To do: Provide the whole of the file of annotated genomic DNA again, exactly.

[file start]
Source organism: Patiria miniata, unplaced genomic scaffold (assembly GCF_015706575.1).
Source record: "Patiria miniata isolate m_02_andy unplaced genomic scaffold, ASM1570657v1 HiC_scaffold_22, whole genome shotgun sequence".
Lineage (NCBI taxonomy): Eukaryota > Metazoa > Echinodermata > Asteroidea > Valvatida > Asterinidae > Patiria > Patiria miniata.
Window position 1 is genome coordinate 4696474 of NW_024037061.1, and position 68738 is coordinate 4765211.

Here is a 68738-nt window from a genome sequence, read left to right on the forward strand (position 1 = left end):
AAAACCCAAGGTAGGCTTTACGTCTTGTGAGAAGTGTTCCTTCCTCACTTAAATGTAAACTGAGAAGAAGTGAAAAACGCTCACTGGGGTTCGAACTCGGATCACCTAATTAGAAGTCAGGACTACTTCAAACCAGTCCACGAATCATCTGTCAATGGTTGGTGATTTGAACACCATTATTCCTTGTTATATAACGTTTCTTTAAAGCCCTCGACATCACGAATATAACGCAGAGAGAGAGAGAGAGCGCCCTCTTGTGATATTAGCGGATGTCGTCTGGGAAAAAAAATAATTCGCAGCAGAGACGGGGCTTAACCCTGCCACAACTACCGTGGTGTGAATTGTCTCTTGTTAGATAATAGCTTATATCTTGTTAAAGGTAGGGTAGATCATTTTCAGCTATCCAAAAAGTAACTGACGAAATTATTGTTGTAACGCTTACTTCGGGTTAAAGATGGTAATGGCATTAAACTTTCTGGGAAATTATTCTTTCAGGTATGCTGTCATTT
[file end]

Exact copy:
Source organism: Patiria miniata, unplaced genomic scaffold (assembly GCF_015706575.1).
Source record: "Patiria miniata isolate m_02_andy unplaced genomic scaffold, ASM1570657v1 HiC_scaffold_22, whole genome shotgun sequence".
Lineage (NCBI taxonomy): Eukaryota > Metazoa > Echinodermata > Asteroidea > Valvatida > Asterinidae > Patiria > Patiria miniata.
Window position 1 is genome coordinate 4696474 of NW_024037061.1, and position 68738 is coordinate 4765211.

Here is a 68738-nt window from a genome sequence, read left to right on the forward strand (position 1 = left end):
AAAACCCAAGGTAGGCTTTACGTCTTGTGAGAAGTGTTCCTTCCTCACTTAAATGTAAACTGAGAAGAAGTGAAAAACGCTCACTGGGGTTCGAACTCGGATCACCTAATTAGAAGTCAGGACTACTTCAAACCAGTCCACGAATCATCTGTCAATGGTTGGTGATTTGAACACCATTATTCCTTGTTATATAACGTTTCTTTAAAGCCCTCGACATCACGAATATAACGCAGAGAGAGAGAGAGAGCGCCCTCTTGTGATATTAGCGGATGTCGTCTGGGAAAAAAAATAATTCGCAGCAGAGACGGGGCTTAACCCTGCCACAACTACCGTGGTGTGAATTGTCTCTTGTTAGATAATAGCTTATATCTTGTTAAAGGTAGGGTAGATCATTTTCAGCTATCCAAAAAGTAACTGACGAAATTATTGTTGTAACGCTTACTTCGGGTTAAAGATGGTAATGGCATTAAACTTTCTGGGAAATTATTCTTTCAGGTATGCTGTCATTT